What’s the lived experience of a short spell in prison? For an environmental activist sentenced to nine months (reduced to six because of a ‘guilty’ plea) for resisting state power, and fighting for a cleaner future to avoid the worst ravages of climate change, how does it fall?

Three jails, nine cellmates and two and a half months’ jail time is no big thing – it’s a brief stint. In Iran or Mexico, you’d be looking at 100% worse conditions, crammed cells with higher tariffs, and possible death. Being brought up in a liberal democracy with all the pros and cons that can offer – I grew up in a single-parent family on Essex council estates in the 1970s – doesn’t change the underlying stresses and strains of being banged up in A Cat and B Cat prisons.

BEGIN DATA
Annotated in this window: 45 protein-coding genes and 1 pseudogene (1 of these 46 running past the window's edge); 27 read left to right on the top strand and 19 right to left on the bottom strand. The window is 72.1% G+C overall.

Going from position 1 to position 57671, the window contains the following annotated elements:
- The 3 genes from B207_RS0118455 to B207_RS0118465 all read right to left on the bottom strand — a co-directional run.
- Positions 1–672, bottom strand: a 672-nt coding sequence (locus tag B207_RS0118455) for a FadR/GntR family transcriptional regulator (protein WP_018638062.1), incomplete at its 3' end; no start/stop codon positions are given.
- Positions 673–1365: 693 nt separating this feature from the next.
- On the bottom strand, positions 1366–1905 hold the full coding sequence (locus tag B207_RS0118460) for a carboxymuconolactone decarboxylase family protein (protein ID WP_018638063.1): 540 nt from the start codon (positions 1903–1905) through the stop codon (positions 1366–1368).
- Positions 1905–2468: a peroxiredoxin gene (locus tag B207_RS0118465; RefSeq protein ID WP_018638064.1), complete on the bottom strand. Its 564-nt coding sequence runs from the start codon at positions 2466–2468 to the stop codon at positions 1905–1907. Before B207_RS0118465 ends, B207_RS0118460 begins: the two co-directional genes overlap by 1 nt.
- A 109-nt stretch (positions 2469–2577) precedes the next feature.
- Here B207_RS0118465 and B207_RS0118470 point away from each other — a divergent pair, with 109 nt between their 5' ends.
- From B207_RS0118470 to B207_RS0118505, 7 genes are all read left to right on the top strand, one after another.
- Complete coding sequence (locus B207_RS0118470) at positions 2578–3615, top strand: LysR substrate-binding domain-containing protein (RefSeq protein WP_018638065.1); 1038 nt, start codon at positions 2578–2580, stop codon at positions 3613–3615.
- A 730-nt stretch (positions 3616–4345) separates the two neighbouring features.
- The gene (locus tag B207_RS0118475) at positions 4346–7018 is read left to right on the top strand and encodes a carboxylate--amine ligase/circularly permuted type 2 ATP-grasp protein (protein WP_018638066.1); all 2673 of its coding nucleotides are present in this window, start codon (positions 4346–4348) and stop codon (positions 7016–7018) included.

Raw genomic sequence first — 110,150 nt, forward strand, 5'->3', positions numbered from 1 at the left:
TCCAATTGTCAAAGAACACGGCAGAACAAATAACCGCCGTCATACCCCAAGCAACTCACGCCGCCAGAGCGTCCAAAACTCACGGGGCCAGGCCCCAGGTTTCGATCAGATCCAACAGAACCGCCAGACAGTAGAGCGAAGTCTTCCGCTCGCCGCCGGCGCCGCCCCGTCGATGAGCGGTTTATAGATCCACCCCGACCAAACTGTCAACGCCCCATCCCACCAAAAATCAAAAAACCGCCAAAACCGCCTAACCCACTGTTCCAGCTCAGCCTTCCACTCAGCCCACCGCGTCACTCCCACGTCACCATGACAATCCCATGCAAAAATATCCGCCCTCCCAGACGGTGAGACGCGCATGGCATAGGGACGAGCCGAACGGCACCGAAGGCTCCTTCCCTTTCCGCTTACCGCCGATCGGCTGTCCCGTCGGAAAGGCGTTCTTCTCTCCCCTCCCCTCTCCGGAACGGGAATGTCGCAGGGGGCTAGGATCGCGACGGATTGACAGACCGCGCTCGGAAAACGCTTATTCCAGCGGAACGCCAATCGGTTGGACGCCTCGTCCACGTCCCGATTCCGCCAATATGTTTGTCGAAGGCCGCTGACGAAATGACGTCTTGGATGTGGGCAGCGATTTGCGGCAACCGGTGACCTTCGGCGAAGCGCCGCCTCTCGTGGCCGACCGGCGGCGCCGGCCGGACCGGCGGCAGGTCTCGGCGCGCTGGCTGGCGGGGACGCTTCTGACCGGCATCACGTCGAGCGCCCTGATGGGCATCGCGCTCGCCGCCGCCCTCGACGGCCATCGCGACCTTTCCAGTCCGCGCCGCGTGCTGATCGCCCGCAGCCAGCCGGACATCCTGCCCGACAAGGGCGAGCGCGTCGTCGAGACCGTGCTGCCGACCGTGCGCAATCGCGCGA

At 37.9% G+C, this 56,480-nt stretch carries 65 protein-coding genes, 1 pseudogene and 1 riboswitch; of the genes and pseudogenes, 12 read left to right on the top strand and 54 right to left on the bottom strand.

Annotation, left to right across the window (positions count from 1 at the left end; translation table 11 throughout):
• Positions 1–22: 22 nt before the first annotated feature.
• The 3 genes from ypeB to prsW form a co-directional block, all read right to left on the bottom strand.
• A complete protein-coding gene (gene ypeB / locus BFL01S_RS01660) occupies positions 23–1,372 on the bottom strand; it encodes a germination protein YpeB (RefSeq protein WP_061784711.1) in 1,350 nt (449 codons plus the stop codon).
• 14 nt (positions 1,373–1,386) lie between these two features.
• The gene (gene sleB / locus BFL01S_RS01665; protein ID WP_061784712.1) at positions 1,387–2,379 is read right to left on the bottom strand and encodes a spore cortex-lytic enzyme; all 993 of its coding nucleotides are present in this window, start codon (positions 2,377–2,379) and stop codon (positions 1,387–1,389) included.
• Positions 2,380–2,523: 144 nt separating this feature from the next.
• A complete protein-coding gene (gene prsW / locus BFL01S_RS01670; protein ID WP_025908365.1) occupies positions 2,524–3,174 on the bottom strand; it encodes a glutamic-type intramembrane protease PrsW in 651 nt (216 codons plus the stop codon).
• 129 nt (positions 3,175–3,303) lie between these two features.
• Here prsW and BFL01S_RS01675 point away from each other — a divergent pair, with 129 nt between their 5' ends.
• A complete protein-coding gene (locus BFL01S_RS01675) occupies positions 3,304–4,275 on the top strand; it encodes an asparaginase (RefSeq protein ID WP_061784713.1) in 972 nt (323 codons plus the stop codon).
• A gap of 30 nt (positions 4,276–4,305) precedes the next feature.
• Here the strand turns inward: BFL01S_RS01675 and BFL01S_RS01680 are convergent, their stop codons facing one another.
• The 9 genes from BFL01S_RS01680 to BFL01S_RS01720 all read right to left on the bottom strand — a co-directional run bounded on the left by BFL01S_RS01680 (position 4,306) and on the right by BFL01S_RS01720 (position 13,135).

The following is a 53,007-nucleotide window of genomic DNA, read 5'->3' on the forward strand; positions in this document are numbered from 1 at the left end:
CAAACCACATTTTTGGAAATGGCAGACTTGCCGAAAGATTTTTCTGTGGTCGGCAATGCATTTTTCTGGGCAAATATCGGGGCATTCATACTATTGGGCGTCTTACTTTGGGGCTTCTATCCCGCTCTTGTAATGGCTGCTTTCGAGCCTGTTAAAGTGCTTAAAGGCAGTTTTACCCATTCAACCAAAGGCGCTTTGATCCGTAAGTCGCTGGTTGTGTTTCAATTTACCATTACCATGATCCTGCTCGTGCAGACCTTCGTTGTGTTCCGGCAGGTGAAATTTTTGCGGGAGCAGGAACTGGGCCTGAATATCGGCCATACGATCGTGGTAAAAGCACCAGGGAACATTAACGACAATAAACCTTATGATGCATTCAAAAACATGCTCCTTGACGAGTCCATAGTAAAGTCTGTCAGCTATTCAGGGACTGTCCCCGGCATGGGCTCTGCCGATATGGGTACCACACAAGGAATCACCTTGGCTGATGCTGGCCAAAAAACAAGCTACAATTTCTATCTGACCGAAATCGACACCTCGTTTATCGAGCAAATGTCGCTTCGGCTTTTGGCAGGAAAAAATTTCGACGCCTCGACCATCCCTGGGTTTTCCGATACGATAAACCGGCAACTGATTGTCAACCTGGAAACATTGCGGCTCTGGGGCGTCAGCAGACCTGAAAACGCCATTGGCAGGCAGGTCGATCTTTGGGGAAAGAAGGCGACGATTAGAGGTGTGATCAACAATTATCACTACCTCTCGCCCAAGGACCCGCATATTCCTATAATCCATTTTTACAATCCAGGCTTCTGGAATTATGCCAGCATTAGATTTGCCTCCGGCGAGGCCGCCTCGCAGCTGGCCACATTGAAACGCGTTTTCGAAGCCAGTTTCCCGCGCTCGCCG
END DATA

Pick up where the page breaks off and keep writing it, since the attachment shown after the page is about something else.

I landed at HMP Belmarsh as a remand prisoner. My spur was peopled by serious individuals, most doing long stretches, lifers. This was scary and adrenaline-inducing. House blocks have a fair number of young gang members. As a first-time prisoner, and in for climate, I was pond life. I would hold eye contact hardly at all – I just wanted to be on the down-low, do my time and get out. Most of the time the floor looked good to me.

On the yard each day I talked to no one and just did my workout routines with no fuss. But I made pals in the end and came across people I’d be indebted to: kind men with fellow-feeling who would put themselves out for you at the drop of a hat – once, of course, they knew you were on the level.

In HMP Wandsworth I was on D wing for six weeks: hectic, noisy, violent – you name it. Against the ground floor cells the scraps would mount up for rats the size of cats as periodically the rubbish spiralled down from the upper floor windows. With the bunks (two-man bang-up) abutting the perspex windows, you lay on your bed day and night with the critters gnawing just feet away at the polystyrene food containers and assorted goodies dropped from up high.